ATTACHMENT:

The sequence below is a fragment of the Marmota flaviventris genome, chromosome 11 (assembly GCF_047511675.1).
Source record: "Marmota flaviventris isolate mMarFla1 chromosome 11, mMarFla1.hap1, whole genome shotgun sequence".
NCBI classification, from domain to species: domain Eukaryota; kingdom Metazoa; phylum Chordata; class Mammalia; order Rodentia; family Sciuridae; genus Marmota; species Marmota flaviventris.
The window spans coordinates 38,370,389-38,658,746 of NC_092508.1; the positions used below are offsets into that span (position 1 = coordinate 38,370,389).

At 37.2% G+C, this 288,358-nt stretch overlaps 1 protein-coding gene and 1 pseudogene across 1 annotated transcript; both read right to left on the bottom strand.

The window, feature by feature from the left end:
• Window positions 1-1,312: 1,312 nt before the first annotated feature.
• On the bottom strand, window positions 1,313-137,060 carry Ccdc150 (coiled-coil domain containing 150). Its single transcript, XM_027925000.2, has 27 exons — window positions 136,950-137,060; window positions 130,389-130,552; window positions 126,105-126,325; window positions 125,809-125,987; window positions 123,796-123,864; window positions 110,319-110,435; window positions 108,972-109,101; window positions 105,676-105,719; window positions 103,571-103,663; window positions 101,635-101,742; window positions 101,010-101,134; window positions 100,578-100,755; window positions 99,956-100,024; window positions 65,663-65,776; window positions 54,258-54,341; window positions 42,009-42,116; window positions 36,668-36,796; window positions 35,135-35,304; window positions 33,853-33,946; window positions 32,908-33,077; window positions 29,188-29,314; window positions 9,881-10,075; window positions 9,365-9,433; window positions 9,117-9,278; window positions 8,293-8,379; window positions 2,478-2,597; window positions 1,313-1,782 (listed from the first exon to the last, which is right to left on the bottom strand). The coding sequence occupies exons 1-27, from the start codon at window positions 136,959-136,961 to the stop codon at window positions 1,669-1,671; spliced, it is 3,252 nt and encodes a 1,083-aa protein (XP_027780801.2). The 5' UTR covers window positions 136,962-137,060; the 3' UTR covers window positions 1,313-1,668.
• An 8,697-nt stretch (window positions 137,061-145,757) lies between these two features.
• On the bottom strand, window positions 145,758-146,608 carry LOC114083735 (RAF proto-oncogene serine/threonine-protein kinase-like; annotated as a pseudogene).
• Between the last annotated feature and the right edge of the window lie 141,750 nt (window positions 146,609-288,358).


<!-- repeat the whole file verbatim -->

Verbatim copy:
The sequence below is a fragment of the Marmota flaviventris genome, chromosome 11 (assembly GCF_047511675.1).
Source record: "Marmota flaviventris isolate mMarFla1 chromosome 11, mMarFla1.hap1, whole genome shotgun sequence".
NCBI classification, from domain to species: domain Eukaryota; kingdom Metazoa; phylum Chordata; class Mammalia; order Rodentia; family Sciuridae; genus Marmota; species Marmota flaviventris.
The window spans coordinates 38,370,389-38,658,746 of NC_092508.1; the positions used below are offsets into that span (position 1 = coordinate 38,370,389).

At 37.2% G+C, this 288,358-nt stretch overlaps 1 protein-coding gene and 1 pseudogene across 1 annotated transcript; both read right to left on the bottom strand.

The window, feature by feature from the left end:
• Window positions 1-1,312: 1,312 nt before the first annotated feature.
• On the bottom strand, window positions 1,313-137,060 carry Ccdc150 (coiled-coil domain containing 150). Its single transcript, XM_027925000.2, has 27 exons — window positions 136,950-137,060; window positions 130,389-130,552; window positions 126,105-126,325; window positions 125,809-125,987; window positions 123,796-123,864; window positions 110,319-110,435; window positions 108,972-109,101; window positions 105,676-105,719; window positions 103,571-103,663; window positions 101,635-101,742; window positions 101,010-101,134; window positions 100,578-100,755; window positions 99,956-100,024; window positions 65,663-65,776; window positions 54,258-54,341; window positions 42,009-42,116; window positions 36,668-36,796; window positions 35,135-35,304; window positions 33,853-33,946; window positions 32,908-33,077; window positions 29,188-29,314; window positions 9,881-10,075; window positions 9,365-9,433; window positions 9,117-9,278; window positions 8,293-8,379; window positions 2,478-2,597; window positions 1,313-1,782 (listed from the first exon to the last, which is right to left on the bottom strand). The coding sequence occupies exons 1-27, from the start codon at window positions 136,959-136,961 to the stop codon at window positions 1,669-1,671; spliced, it is 3,252 nt and encodes a 1,083-aa protein (XP_027780801.2). The 5' UTR covers window positions 136,962-137,060; the 3' UTR covers window positions 1,313-1,668.
• An 8,697-nt stretch (window positions 137,061-145,757) lies between these two features.
• On the bottom strand, window positions 145,758-146,608 carry LOC114083735 (RAF proto-oncogene serine/threonine-protein kinase-like; annotated as a pseudogene).
• Between the last annotated feature and the right edge of the window lie 141,750 nt (window positions 146,609-288,358).